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Apex of Pedantry

The Welsh restaurant chain comprising three Dylans printed a special menu for the Welsh Valentines day. A copy was on every table. When I saw it I thought of this thread, here it is

The culprit is the first Mains dish…


It might have crispy lamb breast as part of the garnish?

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Unless it’s simply once more removed.

For example, a Crozes Hermitage, that is similar to a Cornas could be described as a baby Cornas.

Then another wine, say Blossom Hill, could be similar to the C-H, may be a ‘baby Cornas in all but name’.

You COULD then have a wine made from grapes opposite the Blossom Hill vinyard (I’m assuming they use grapes to make Blossom Hill here), so the blurb on the bottle could read ‘From a vinyard facing a wine which is a baby Cornas in all but name’.

If you were struggling for stuff to put on the bottle. Actually I think I had a 12 Crimes recently that said that.


Does a baby Cornas have tannin rash?


post withdrawn

That’s not it. The correct answer illustrates the interesting fact that we really only care about the first and last letters of a word, and not the order of what comes in the middle. It took me a long time to see it.


As Valentine’s Day is St Valentine’s Day, and is fixed by religious by-laws as 14 February, I’m not sure a different date can be accurately described as ‘Valentine’s Day’, even in Wales.

(sorry, but given the thread…)


Ah yes, can’t un-see it now. So true


“Dydd Santes Dwynwen or St Dwynwen’s Day celebrates love and lovers and takes place every year on the 25th of January.”

I vote for calling it Welsh St Valentine’s Day :slight_smile:


Not sure that’s correct. Because Saint Dwynwen is / was an entirely different person to St Valentine.

So you could vote for a Welsh St Dwynen’s day. Or an English St Valentine’s day. But not a combination of the two ? would that be like voting for the 5th November to be Scottish Christmas day.


OK, so it’s off-topic - voting intentions have nothing to do with pedantry. Fair cop

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Err… On a pedantic point, is St Valentine’s Day English? It is a cynical business opportunity- err I mean celebrated across the Christian church. Neither was Valentine English.


It seems that it originally was a bog-standard Catholic Saint’s Day but was appropriated by the English in a fore runner of today’s marketing consumerism extravaganza.

According to the fount of all knowledge (ie Wikip…)…

The Feast of Saint Valentine was established by Pope Gelasius I in AD 496 to be celebrated on February 14 in honour of Saint Valentine of Rome, who died on that date in AD 269.[9][10] The day became associated with romantic love in the 14th and 15th centuries when notions of courtly love flourished, apparently by association with the “lovebirds” of early spring. In 18th-century England, it grew into an occasion in which couples expressed their love for each other by presenting flowers, offering confectionery, and sending greeting cards (known as “valentines”). Valentine’s Day symbols that are used today include the heart-shaped outline, doves, and the figure of the winged Cupid. Since the 19th century, handwritten valentines have given way to mass-produced greeting cards.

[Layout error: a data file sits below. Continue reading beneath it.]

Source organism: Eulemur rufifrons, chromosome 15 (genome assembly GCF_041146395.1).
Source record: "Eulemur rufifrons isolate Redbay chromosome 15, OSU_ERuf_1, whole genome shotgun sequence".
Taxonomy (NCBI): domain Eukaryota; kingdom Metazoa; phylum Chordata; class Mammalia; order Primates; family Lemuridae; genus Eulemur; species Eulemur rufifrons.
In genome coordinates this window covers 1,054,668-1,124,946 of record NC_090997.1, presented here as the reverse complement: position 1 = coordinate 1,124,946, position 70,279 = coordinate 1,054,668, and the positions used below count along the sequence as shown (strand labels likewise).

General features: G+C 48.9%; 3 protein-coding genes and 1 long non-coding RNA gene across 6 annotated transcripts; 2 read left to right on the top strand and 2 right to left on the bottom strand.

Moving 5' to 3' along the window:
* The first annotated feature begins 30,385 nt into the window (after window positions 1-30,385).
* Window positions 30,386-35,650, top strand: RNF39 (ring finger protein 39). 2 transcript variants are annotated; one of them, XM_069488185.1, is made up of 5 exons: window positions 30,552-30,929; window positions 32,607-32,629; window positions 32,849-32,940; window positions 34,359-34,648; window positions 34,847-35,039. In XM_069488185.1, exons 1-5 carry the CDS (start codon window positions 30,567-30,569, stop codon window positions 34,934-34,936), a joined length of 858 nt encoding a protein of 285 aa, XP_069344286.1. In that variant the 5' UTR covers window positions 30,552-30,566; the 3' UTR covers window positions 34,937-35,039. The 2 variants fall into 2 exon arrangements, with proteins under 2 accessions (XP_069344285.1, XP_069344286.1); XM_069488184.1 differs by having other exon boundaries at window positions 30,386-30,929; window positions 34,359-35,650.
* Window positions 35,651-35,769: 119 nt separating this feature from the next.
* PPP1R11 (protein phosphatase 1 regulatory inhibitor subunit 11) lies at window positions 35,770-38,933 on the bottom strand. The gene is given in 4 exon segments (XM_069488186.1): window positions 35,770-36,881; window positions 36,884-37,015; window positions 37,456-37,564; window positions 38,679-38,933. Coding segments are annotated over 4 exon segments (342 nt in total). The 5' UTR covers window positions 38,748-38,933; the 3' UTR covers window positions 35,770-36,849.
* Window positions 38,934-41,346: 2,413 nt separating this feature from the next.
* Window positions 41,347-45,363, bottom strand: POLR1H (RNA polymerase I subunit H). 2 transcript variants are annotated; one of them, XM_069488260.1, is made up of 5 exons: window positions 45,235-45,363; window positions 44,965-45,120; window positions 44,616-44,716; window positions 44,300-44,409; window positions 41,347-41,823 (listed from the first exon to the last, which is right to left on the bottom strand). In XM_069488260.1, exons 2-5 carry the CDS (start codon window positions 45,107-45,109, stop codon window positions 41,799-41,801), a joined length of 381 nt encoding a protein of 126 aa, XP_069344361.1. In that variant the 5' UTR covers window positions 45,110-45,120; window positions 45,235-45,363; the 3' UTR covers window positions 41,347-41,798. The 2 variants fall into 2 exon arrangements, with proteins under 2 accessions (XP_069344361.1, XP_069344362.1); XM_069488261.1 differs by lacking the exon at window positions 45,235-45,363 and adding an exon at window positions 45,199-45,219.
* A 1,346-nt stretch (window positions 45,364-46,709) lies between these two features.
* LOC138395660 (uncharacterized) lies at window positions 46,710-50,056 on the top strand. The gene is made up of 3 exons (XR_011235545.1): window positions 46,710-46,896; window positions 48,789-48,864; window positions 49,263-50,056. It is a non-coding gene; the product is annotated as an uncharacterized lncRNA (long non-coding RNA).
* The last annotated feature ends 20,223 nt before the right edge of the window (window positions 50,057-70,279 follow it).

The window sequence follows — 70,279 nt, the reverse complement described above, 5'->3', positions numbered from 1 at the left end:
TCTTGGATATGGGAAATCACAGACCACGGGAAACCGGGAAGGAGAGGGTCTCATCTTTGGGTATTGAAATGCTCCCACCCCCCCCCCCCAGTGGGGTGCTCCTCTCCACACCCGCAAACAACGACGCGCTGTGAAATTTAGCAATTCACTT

Oh no… turns out he was a ROMAN. What did they ever do for us eh?

So there can be an English, Roman St Valentine’s day? so presumably a Welsh, Roman St Valentine’s day is also feasible.

Incidentally - Feb 14th is a date close to my heart; In 2017 a surgeon put 3 stents in on Valentines day, due my heart attack two days previous!. A fascinating procedure I was able to watch live on the X ray monitor, whilst simultaneously feeling some very strange sensations.


Three’s a lot of stents, and something you, me, and Brian May have in common.

I had mine during the first lockdown. I was looking forward to a guided-tour of my coronary arteries, but communication with the surgeon was very difficult with the layers of mask and perspex between us. All I remember was 2 1/2 hrs of fuzzy squiggly lines on the monitor, and hoping the surgeon could see what he was doing.


I went back for another a couple of months later - seems they missed one! so all 4 for free (at the point of delivery) nearly 5 year anniversary. I declined morphine, after all you don’t get to experience that kind of procedure very often. Good to hear that you, me and the badger whisperer have something in common !


I wasn’t offered morphine, but perhaps they gave it to me anyway - it might explain the fuzzy squiggly lines :slight_smile:

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Maybe a sweepstake opportunity. Anyone want to guess how long it takes for the word “fewer” to vanish from common use and be replaced by “less”. Possibly around the same time as “amount” wins the fight with “number”.

“The amount of spectators is getting less and less.”. Presumably not because each spectator has been replaced by a substantially thinner one?

I think fewer will vanish within my lifetime, which I hope still has some years to go.


I’ll chip in with one that I see a lot on these pages though I’ll accept that it is a usage that has changed over the years.

With words like drink, ring, sing the past tenses are drank, rang, sang and the past participles are drunk, rung, sung. So “he drank the wine” and “he has drunk the wine.”

Interestingly enough though if you go back 200-400 odd years the drink usage seems to have flip flopped. But most sources seem to clearly identify the above to be the correct modern usage, and I, certainly, find the opposite use very jarring.

I should add there are many other words that use ‘i’, ‘a’ and ‘u’ similarly such as stink, sink, spring, begin etc.


I must hold my hand up and confess that I’m often quite bad at using fewer and less correctly :blush:

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